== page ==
Peace be with you (v.19).
It was dark. The garden was dark. The mood was
dark. Jesus had risen, but the Light hadn’t flooded in
. . . not yet. John and Peter had seen an empty tomb,
and in it they found only folded grave clothes. The one
who actually claimed to have seen Jesus was Mary
Magdalene. Most of the disciples must have wondered
if the tears, grief, and early morning shadows hadn’t
played a few tricks on Mary’s mind. So the disciples were
huddled together behind locked doors—huddled in fear.
And why shouldn’t they have been fearful? Fainthearted?
Spooked? The revolution had died. The
religious leaders had exacted revenge, and the Romans
had dropped the iron fist.
Then Jesus appeared! There He was, standing in the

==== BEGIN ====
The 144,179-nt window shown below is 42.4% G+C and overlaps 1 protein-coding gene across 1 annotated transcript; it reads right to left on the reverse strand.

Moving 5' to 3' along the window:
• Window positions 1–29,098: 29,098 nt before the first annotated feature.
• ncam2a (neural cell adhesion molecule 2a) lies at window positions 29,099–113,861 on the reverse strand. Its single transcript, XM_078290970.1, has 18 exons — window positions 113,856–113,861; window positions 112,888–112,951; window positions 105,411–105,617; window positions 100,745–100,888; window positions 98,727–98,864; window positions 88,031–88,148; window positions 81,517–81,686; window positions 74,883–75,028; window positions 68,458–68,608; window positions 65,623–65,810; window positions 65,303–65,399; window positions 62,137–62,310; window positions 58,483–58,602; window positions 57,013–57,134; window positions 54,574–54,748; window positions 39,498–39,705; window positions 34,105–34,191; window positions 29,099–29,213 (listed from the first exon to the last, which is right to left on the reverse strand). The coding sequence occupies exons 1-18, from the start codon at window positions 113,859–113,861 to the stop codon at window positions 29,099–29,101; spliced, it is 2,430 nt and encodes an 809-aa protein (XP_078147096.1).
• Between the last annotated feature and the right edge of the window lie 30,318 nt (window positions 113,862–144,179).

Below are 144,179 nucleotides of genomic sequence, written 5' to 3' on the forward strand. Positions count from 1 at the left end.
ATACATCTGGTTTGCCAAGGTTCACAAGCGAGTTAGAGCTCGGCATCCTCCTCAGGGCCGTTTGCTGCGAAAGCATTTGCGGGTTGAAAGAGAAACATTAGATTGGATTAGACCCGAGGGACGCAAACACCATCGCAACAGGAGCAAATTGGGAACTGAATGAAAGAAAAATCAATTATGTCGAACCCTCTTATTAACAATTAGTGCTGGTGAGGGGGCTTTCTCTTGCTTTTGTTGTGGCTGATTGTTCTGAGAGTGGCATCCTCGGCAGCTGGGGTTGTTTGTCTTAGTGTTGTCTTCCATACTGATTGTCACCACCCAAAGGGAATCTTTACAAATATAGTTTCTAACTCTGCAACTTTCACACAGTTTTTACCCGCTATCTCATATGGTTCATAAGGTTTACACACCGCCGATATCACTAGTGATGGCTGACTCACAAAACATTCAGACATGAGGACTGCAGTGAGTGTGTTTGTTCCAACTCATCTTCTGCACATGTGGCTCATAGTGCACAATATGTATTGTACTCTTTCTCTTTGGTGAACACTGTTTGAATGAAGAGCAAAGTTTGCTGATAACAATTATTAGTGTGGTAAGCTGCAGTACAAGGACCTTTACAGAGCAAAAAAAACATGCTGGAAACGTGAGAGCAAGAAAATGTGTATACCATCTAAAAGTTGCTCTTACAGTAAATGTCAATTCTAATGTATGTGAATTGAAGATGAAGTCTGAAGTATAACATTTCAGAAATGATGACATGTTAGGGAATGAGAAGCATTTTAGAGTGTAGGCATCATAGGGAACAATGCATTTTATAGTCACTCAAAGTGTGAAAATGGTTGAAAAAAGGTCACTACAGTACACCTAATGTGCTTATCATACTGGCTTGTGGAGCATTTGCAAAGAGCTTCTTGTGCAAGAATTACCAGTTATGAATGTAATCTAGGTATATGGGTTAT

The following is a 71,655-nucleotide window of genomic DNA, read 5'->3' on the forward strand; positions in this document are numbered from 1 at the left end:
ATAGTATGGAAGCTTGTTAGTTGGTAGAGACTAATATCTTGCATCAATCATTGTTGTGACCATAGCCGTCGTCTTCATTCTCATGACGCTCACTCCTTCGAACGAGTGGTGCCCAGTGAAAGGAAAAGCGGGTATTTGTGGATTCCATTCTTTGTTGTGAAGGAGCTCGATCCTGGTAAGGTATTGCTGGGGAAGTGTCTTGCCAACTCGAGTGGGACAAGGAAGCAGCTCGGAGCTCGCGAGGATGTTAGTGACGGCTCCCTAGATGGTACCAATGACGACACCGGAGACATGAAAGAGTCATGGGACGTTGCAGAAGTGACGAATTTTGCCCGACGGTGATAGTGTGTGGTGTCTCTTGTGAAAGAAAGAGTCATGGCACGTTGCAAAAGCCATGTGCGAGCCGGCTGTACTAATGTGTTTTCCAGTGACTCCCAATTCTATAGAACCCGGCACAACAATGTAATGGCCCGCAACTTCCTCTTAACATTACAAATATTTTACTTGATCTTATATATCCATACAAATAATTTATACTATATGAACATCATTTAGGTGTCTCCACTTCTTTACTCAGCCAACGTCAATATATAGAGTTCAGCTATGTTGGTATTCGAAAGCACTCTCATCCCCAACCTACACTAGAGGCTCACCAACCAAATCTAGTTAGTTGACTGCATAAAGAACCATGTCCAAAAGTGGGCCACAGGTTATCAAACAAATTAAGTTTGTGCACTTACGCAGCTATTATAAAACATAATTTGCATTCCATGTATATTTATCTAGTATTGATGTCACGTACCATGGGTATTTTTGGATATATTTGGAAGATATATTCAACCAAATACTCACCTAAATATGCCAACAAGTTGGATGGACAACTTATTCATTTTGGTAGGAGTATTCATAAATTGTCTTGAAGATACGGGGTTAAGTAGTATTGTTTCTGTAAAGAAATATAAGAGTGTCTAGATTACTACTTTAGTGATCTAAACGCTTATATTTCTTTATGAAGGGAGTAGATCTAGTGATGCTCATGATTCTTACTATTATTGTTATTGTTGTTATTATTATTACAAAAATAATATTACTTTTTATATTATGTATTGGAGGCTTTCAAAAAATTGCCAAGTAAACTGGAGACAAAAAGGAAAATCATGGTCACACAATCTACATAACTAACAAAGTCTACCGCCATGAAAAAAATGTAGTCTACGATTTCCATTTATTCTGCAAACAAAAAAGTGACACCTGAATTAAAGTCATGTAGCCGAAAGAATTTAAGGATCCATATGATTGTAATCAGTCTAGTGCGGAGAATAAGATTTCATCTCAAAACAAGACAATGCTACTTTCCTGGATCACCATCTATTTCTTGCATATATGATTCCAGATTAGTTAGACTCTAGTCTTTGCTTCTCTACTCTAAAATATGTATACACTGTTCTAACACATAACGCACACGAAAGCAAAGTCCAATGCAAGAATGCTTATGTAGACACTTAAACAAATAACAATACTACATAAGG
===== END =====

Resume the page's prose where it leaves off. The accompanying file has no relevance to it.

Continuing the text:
middle of this timid band. We’re not told how Jesus
entered. He simply did. He was not there—and then
He was. And His words were direct: “Peace be with
you!” (John 20:19). Peace. When Jesus had appeared to
Mary, He spoke against her sorrow: “Dear woman, why
are you crying?” (v.15).
Jesus now stood in their midst speaking a reality—
peace—into existence. For Jesus, peace is the
atmosphere of the kingdom of God, and God’s kingdom
was what He was standing and declaring. Peace.
Jesus’ next move was to pull back His robe and offer
His wounds to the disciples’ plain view, showing them
His pierced hands and ripped-open side. Is this a strange scene, connected
to a declaration of peace? Jesus’ peace is not a way of avoiding what is most
heinous or disturbing. The peace Jesus offers is no stranger to violence or
abandonment or dread. Quite the opposite, it was won on a brutal cross.
And Jesus now stands in the midst of your nightmarish terror, fully alive,
pierced hands outstretched, naming your reality. Peace.
Continue reading John 20:1. Where did Thomas need peace? (vv.24-29).
How did Jesus offer it to him?
Where is your soul dark or sorrowful or fearful? What does God’s peace,
in Jesus, speak into those places?